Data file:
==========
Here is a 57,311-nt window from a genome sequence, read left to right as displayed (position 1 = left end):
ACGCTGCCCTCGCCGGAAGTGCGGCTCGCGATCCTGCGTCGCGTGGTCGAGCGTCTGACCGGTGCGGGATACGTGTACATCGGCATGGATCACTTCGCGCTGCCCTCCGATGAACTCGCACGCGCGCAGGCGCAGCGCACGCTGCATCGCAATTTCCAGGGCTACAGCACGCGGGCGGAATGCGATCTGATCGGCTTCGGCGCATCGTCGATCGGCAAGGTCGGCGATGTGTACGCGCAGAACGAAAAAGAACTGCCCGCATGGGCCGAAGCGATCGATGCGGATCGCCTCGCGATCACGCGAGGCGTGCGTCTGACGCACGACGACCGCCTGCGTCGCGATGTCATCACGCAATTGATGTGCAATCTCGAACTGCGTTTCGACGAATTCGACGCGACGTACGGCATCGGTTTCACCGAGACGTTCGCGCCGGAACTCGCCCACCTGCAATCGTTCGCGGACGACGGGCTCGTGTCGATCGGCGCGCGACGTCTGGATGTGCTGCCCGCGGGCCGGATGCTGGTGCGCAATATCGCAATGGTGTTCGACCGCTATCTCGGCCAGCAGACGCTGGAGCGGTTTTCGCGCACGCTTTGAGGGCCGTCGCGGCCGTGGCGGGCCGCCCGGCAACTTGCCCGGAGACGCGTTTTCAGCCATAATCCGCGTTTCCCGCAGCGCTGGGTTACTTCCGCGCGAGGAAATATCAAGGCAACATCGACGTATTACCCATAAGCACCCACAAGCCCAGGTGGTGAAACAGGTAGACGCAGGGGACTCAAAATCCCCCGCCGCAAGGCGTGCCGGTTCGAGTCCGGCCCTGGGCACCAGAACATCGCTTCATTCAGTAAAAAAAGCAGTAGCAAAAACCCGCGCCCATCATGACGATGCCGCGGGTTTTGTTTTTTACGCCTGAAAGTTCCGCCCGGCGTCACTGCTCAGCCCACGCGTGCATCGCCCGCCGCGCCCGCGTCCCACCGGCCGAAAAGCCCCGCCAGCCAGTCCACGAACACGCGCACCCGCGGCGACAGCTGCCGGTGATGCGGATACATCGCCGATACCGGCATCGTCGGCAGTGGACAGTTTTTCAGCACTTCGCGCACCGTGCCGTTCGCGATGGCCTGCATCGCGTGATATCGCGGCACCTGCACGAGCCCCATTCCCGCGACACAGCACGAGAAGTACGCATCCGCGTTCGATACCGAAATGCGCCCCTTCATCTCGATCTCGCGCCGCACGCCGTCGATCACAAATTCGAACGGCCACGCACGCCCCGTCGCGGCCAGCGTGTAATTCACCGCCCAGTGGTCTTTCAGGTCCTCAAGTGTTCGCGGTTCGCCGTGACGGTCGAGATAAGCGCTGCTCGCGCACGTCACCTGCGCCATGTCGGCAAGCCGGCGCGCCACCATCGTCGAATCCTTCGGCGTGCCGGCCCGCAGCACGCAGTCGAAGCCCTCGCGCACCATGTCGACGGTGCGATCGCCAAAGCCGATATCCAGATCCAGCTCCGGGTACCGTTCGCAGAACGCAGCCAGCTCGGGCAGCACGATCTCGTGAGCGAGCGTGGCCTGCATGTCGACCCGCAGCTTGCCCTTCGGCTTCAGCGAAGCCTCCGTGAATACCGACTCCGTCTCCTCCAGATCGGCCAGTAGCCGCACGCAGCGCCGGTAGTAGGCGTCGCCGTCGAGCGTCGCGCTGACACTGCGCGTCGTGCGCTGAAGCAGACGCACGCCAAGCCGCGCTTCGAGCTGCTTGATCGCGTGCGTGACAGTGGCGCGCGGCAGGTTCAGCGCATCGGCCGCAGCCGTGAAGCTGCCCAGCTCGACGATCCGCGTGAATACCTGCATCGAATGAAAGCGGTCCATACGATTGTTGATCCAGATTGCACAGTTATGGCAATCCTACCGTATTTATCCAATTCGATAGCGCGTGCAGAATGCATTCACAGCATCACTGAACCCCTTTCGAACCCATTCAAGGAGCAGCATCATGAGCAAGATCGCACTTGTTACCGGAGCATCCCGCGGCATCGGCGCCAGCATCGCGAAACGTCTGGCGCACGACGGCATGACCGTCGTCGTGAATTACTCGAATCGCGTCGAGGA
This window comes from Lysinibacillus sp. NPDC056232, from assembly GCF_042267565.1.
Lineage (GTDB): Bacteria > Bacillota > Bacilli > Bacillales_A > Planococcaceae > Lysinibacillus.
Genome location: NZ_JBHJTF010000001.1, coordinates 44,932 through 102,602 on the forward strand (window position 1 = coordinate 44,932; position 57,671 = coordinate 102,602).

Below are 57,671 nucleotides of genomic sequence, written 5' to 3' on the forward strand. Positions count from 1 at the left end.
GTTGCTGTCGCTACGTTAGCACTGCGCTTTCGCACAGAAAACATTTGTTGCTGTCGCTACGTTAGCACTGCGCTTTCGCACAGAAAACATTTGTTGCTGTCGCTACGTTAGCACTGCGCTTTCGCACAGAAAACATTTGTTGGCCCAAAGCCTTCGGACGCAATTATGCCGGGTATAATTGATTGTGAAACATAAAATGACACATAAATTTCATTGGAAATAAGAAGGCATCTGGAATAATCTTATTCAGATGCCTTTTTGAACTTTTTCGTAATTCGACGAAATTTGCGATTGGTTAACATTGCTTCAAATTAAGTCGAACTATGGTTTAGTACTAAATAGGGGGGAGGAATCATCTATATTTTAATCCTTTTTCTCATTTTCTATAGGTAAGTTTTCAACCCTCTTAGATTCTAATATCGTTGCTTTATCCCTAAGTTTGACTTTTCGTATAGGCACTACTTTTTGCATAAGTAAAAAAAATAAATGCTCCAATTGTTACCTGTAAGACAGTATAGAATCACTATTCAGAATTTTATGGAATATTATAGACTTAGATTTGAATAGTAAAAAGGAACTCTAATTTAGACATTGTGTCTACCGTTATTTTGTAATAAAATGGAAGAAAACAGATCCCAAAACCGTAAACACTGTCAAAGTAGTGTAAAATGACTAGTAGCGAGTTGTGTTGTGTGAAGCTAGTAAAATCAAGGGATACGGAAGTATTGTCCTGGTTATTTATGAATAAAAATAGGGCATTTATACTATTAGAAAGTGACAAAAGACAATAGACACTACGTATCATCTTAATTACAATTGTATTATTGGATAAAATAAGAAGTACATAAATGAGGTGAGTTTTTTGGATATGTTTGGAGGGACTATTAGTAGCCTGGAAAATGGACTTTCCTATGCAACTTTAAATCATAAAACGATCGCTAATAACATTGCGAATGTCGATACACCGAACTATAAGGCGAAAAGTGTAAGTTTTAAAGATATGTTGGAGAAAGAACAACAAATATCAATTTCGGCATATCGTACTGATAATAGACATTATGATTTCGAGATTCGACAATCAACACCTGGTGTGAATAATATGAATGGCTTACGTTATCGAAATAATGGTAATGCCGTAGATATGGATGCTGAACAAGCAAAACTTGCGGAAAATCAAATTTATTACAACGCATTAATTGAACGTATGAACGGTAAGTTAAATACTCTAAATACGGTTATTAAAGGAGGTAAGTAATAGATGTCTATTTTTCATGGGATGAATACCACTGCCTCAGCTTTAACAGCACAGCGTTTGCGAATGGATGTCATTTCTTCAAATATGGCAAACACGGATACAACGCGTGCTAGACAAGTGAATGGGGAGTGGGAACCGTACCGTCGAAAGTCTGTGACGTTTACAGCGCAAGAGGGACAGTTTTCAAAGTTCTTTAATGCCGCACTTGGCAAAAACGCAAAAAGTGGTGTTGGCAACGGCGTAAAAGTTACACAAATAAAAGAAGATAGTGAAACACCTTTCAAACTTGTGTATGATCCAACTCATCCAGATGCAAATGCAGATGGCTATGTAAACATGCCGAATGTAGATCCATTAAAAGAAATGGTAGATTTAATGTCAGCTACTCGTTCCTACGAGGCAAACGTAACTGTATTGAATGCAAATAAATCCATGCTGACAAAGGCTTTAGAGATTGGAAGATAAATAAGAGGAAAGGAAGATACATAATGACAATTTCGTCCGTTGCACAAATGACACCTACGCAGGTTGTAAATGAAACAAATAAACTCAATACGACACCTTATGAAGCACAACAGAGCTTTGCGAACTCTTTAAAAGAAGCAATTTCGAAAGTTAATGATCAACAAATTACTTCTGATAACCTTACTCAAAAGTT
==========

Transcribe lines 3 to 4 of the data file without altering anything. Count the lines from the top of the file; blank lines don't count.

This window comes from Lysinibacillus sp. NPDC056232, from assembly GCF_042267565.1.
Lineage (GTDB): Bacteria > Bacillota > Bacilli > Bacillales_A > Planococcaceae > Lysinibacillus.